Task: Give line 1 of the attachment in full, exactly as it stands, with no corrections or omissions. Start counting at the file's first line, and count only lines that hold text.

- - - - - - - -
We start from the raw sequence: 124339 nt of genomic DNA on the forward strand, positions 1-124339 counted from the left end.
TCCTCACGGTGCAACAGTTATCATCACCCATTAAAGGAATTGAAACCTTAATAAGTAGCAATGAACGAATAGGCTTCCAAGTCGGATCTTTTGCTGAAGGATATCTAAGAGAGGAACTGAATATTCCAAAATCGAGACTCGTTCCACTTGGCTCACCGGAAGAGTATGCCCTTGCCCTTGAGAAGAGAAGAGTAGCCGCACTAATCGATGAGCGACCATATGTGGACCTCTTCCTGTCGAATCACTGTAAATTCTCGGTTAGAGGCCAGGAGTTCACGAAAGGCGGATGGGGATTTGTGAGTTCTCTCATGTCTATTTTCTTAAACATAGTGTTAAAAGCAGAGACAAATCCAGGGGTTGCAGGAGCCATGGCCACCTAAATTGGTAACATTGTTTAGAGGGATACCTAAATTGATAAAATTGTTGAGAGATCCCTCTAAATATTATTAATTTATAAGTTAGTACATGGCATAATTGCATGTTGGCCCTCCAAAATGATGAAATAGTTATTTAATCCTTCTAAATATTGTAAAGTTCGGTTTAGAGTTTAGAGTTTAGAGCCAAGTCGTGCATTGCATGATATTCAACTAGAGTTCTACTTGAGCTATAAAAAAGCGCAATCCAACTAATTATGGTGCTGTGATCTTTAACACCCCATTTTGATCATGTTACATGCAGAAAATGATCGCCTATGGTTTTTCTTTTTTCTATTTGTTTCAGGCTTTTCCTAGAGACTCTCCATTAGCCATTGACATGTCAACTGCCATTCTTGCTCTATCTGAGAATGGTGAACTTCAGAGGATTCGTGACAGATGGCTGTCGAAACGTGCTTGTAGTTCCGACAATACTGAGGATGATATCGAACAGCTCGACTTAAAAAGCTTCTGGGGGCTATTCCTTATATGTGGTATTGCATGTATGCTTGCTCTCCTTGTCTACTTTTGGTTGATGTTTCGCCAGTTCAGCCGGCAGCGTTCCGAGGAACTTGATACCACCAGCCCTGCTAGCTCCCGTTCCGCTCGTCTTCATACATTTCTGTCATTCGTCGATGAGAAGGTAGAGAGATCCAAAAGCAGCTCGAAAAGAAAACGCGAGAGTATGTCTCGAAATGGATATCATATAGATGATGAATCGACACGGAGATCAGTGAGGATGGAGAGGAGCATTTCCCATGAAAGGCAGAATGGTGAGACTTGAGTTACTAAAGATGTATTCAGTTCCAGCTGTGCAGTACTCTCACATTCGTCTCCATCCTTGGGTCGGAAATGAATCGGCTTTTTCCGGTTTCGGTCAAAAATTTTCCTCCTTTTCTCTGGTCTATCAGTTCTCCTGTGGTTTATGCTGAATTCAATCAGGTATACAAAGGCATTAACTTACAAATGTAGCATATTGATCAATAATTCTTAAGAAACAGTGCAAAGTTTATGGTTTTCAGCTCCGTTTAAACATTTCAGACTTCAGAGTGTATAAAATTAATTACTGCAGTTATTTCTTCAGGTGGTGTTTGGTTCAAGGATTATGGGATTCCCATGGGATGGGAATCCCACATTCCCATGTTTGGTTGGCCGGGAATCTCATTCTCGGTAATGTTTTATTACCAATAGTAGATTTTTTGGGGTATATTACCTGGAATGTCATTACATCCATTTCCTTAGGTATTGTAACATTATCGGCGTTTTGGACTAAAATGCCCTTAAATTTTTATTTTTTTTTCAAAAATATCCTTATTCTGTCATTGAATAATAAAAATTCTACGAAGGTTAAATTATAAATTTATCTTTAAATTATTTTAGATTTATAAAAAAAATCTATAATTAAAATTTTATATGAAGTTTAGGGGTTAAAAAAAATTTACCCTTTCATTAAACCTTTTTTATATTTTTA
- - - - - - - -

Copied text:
We start from the raw sequence: 124339 nt of genomic DNA on the forward strand, positions 1-124339 counted from the left end.